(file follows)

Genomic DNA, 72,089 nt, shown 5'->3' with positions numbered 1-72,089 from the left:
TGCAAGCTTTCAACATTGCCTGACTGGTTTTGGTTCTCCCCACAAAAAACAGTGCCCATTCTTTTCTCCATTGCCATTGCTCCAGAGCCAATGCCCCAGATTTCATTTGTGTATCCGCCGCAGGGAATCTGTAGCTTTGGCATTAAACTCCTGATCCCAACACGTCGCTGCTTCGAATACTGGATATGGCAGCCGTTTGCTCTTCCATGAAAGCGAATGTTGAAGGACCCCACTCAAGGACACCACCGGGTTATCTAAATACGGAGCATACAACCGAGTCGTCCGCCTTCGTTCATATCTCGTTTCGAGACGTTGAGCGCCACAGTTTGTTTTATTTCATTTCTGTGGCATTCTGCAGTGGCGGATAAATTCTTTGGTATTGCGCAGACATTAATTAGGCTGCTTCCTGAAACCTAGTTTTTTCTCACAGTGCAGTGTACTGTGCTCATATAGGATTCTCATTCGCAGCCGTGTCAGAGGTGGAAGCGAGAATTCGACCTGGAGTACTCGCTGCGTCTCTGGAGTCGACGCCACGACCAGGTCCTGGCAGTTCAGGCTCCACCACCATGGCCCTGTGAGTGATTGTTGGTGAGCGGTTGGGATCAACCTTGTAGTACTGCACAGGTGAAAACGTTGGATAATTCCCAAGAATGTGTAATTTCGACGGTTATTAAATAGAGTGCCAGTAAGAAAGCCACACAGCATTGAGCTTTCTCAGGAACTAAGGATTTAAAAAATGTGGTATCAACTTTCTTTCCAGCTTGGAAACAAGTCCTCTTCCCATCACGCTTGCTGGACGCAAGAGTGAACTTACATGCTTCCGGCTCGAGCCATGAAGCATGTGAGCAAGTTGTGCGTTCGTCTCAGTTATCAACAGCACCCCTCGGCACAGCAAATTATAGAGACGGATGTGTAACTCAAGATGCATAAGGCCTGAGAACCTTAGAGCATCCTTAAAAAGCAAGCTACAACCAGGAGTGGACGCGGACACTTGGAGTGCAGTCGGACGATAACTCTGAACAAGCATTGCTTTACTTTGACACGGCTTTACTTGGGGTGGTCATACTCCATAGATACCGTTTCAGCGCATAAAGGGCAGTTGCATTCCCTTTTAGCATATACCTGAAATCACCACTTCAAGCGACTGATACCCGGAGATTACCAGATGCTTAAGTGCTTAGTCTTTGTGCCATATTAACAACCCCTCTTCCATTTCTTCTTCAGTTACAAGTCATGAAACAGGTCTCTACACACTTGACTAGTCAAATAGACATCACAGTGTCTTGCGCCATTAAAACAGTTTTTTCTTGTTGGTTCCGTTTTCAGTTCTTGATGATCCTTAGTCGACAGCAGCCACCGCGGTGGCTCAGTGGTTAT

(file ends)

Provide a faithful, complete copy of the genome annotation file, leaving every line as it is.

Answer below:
Genomic DNA, 72,089 nt, shown 5'->3' with positions numbered 1-72,089 from the left:
TGCAAGCTTTCAACATTGCCTGACTGGTTTTGGTTCTCCCCACAAAAAACAGTGCCCATTCTTTTCTCCATTGCCATTGCTCCAGAGCCAATGCCCCAGATTTCATTTGTGTATCCGCCGCAGGGAATCTGTAGCTTTGGCATTAAACTCCTGATCCCAACACGTCGCTGCTTCGAATACTGGATATGGCAGCCGTTTGCTCTTCCATGAAAGCGAATGTTGAAGGACCCCACTCAAGGACACCACCGGGTTATCTAAATACGGAGCATACAACCGAGTCGTCCGCCTTCGTTCATATCTCGTTTCGAGACGTTGAGCGCCACAGTTTGTTTTATTTCATTTCTGTGGCATTCTGCAGTGGCGGATAAATTCTTTGGTATTGCGCAGACATTAATTAGGCTGCTTCCTGAAACCTAGTTTTTTCTCACAGTGCAGTGTACTGTGCTCATATAGGATTCTCATTCGCAGCCGTGTCAGAGGTGGAAGCGAGAATTCGACCTGGAGTACTCGCTGCGTCTCTGGAGTCGACGCCACGACCAGGTCCTGGCAGTTCAGGCTCCACCACCATGGCCCTGTGAGTGATTGTTGGTGAGCGGTTGGGATCAACCTTGTAGTACTGCACAGGTGAAAACGTTGGATAATTCCCAAGAATGTGTAATTTCGACGGTTATTAAATAGAGTGCCAGTAAGAAAGCCACACAGCATTGAGCTTTCTCAGGAACTAAGGATTTAAAAAATGTGGTATCAACTTTCTTTCCAGCTTGGAAACAAGTCCTCTTCCCATCACGCTTGCTGGACGCAAGAGTGAACTTACATGCTTCCGGCTCGAGCCATGAAGCATGTGAGCAAGTTGTGCGTTCGTCTCAGTTATCAACAGCACCCCTCGGCACAGCAAATTATAGAGACGGATGTGTAACTCAAGATGCATAAGGCCTGAGAACCTTAGAGCATCCTTAAAAAGCAAGCTACAACCAGGAGTGGACGCGGACACTTGGAGTGCAGTCGGACGATAACTCTGAACAAGCATTGCTTTACTTTGACACGGCTTTACTTGGGGTGGTCATACTCCATAGATACCGTTTCAGCGCATAAAGGGCAGTTGCATTCCCTTTTAGCATATACCTGAAATCACCACTTCAAGCGACTGATACCCGGAGATTACCAGATGCTTAAGTGCTTAGTCTTTGTGCCATATTAACAACCCCTCTTCCATTTCTTCTTCAGTTACAAGTCATGAAACAGGTCTCTACACACTTGACTAGTCAAATAGACATCACAGTGTCTTGCGCCATTAAAACAGTTTTTTCTTGTTGGTTCCGTTTTCAGTTCTTGATGATCCTTAGTCGACAGCAGCCACCGCGGTGGCTCAGTGGTTAT